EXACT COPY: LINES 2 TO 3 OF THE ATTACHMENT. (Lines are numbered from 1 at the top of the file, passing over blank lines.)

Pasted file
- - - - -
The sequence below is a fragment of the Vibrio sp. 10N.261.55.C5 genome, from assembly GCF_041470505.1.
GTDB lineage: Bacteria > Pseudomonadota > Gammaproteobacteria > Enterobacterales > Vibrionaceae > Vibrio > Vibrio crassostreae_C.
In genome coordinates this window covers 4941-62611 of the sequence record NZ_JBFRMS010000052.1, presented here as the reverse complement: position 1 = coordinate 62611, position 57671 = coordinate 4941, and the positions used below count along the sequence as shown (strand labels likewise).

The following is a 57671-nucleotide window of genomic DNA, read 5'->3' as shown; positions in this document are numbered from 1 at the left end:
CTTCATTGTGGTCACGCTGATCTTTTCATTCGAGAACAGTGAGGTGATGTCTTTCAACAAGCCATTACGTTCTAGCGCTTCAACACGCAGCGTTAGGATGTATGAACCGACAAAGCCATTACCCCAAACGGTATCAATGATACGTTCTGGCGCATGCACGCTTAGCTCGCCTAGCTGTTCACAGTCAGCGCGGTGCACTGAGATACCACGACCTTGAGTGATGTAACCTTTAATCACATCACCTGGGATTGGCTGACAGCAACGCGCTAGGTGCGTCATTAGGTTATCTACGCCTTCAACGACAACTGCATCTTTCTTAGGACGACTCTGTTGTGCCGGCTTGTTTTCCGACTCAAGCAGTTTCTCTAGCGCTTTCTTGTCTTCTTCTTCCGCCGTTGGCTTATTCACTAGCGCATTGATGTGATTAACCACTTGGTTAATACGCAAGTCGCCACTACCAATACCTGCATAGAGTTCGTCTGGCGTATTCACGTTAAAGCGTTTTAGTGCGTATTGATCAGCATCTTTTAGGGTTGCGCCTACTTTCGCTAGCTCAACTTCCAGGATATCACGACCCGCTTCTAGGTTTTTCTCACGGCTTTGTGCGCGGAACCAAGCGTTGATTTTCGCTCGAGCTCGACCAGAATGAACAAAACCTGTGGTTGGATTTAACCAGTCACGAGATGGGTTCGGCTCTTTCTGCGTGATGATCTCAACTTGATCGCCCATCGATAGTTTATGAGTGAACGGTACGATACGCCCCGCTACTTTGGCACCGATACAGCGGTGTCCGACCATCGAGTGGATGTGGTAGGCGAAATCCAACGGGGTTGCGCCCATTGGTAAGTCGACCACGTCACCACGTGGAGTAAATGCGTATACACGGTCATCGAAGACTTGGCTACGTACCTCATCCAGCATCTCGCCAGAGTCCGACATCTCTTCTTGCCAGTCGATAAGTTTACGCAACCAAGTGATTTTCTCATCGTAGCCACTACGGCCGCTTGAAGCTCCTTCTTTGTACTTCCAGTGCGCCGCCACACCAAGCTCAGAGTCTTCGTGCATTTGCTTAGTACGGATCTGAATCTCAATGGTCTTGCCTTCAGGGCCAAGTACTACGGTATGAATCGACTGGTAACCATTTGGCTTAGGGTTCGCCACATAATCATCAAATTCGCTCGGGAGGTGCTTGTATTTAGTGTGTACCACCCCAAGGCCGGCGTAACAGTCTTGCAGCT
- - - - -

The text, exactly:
GTDB lineage: Bacteria > Pseudomonadota > Gammaproteobacteria > Enterobacterales > Vibrionaceae > Vibrio > Vibrio crassostreae_C.
In genome coordinates this window covers 4941-62611 of the sequence record NZ_JBFRMS010000052.1, presented here as the reverse complement: position 1 = coordinate 62611, position 57671 = coordinate 4941, and the positions used below count along the sequence as shown (strand labels likewise).